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Old May 13th, 2010, 03:44 PM   #1
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Problem with jerky playback

Hello all.

I am new in AVCHD world (three months ago I bought a EU model of Sony xdr - xr500 ve) and basic-level user in Premiere pro (CS4 version). Though my pc is not super it fulfils the requirement of the software and could handle the footage quite well. So I think that my problem has to do more with the settings rather than with the hardware.

PROBLEM

I am downloading the footage from my camera (in .m2ts format - recorded at its full resolution AVC HD 16M FH). I start an AVCHD project (capture format: HDV, Available preset:AVCHD 1080p25 or 1080i30 (60i)) and import the footage. The problem is that at the end of the days when I try to export my footage the playback result in some cases is distorted (i.e. when exporting to MPEG-2 the resolution is low with horizontal lines). But no matter which format and which resolution settings I choose the result is always jerky and not smooth as in the original footage (i.e. as I see in my camera's screen). I have tried to solve this problem by trying several different export settings but unfortunately without any positive result. I also thought that the problem might be in my computer which may not have the processing power to playback my footage but even if I try to export at full resolution (h.264 ".mp4" format and then burn a DVD in Adobe Encore, Corel or Nero for standard dvd players) create a dvd and reproduce it in my home's player the result is still Jerky.

I am really at a dead-end since without being able to export and see my work in a nice way I cannot work at all. Since I am not an advanced user in Premiere pro I would really appreciate if somebody could provide me with a clear direction how to import and export my work taking a nice and smooth result. Below I uploaded my original footage (.m2ts) in case it could be of any help (the file is 52 MB so I attach the link which will remain for few days).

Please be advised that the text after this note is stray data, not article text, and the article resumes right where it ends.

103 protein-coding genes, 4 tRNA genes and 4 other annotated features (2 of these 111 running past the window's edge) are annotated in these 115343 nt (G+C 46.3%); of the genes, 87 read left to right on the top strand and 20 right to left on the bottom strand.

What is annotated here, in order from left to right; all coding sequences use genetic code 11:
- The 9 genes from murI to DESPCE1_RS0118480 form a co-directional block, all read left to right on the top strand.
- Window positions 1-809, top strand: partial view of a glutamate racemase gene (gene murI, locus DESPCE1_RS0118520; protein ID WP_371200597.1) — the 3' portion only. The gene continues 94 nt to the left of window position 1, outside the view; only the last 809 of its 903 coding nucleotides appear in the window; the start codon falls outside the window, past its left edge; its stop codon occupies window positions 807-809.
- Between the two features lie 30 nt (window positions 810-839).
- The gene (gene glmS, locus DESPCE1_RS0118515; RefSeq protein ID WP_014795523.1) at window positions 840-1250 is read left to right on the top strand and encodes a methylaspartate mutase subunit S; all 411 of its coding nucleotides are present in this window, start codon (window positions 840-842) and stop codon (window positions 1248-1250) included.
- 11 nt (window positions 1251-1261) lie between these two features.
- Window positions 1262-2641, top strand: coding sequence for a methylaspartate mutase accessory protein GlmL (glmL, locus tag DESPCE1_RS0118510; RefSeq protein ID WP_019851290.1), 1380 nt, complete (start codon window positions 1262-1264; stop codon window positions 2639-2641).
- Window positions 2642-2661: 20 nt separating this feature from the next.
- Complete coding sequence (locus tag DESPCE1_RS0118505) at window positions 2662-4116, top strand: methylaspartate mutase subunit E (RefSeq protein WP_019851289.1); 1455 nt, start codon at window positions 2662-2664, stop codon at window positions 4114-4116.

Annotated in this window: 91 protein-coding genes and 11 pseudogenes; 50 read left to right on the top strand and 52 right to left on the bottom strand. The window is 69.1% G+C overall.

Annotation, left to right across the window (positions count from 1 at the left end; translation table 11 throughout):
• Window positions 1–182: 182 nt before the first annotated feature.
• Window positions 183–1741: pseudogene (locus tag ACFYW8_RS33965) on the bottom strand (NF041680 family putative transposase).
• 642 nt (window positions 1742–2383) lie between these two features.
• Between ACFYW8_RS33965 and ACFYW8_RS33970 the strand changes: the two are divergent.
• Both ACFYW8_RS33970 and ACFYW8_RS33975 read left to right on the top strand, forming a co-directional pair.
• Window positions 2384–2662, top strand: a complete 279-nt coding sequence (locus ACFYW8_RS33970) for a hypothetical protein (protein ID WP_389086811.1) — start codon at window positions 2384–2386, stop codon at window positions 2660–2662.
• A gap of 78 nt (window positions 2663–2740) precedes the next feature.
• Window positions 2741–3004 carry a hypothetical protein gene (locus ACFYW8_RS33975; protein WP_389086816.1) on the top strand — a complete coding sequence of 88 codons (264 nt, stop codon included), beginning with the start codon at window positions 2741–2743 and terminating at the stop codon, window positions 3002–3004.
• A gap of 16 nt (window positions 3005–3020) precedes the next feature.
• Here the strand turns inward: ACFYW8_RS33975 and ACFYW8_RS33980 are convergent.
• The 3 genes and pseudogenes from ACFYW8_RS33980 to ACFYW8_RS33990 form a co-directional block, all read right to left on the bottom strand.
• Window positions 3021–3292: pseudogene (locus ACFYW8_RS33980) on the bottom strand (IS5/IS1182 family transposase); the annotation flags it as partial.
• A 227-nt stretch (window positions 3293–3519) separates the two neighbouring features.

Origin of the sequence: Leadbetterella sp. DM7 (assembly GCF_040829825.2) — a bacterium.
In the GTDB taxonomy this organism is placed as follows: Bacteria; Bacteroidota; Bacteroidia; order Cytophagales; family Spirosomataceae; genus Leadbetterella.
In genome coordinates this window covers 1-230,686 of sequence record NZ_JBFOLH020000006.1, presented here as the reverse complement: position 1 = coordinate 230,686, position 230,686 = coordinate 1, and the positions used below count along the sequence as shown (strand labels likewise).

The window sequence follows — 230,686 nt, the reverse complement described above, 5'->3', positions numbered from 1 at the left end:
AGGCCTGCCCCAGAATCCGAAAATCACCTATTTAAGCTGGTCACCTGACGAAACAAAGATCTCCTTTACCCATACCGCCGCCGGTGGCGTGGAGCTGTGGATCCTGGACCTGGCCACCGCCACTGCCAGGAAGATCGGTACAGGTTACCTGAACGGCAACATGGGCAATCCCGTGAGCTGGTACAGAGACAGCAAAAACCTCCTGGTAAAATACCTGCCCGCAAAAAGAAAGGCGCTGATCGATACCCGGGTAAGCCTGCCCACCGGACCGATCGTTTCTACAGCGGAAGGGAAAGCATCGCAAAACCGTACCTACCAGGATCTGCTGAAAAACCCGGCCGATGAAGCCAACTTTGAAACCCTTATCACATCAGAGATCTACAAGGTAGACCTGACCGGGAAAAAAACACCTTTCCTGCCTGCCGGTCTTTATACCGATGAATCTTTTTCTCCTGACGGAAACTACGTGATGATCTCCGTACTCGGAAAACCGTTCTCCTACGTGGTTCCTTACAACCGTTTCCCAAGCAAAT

https://download.yousendit.com/bFFPTG00YXlxRTFjR0E9PQ

Thank you all in advance. I really appreciate your help.
Simon
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Old May 14th, 2010, 12:00 AM   #2
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Hi Simon,
I just uploaded your m2ts file and played it through my WD HD TV Media Player to a 37in TV and it was perfect.
If I make a video for playing on a computer monitor I use progressive for upload to Vimeo or you-tube, but for a TV then I stick with upper field first which is what your video is.

Now for the settings I would use, they are AVCHD 1080i25(50i) it says (For editing AVCHD Formats recorded in 1920x1080 square pixels (non-anamorphic).
16:9 interlaced HD video at 25 frames per second.
48kHz audio.)
Now this is upper field first so when you make an mpeg2 file for authoring to DVD then you have to make sure you make it upper field first as well, it might try to default to lower field first this can give you interlace jitter and it looks awful.

There is a freeware player called "zoom player" and if you find the de-interlace setting then you might find the play back from interlaced video is much improved on a computer monitor.

Bryan

Last edited by Bryan Sellars; May 14th, 2010 at 12:42 AM.
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Old May 14th, 2010, 07:45 AM   #3
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Hello Bryan and thanks for your quick reply.

I have tried your solution but my result is still far away from the desired (even from the acceptable). Since everything works fine in your computer it is probably me who is doing sth terribly wrong. So please take some time and read below. I have described in every detail all steps I follow as well as all export settings.

Procedure followed

First I start a new project ( capture format: HDV, AVCHD 1080i25 (50i) )
Then I upload the footage in its original format (.m2ts) and File-> Export-> Media

The export setting are:

Format: MPEG2
Preset: HDTV 1080i 25 High Quality
Codec: MainConcept MPEG Video (not able to change this option)
Quality: 4 (I do it manual 5 sometimes)
TV standard: PAL
Frame Rate [fps]: 25
Field Order: Upper
Pixel Aspect Ratio: Widescreen 16:9 (1,000)
Profile: Main
Level: High
Bitrate Encoding: VBR, 1 Pass (I also tried 2 Pass)
Minimum Bitrate (Mbps): 4
Target Bitrate: 15
Maximum Bitrate: 18,5
M Frames: 3
N Frames: 12
Closed GOP every: 0
Automatic GOP placement is checked
Macroblock Quantization: 10
VBV Buffer size (2kbytes): 112
Noise: Sensitivity
Write SDE: No
Force VBV Delay: 0xffff (not able to change this option)
Intra DC Precision: 9 Bits
Write Sequence End Code: Yes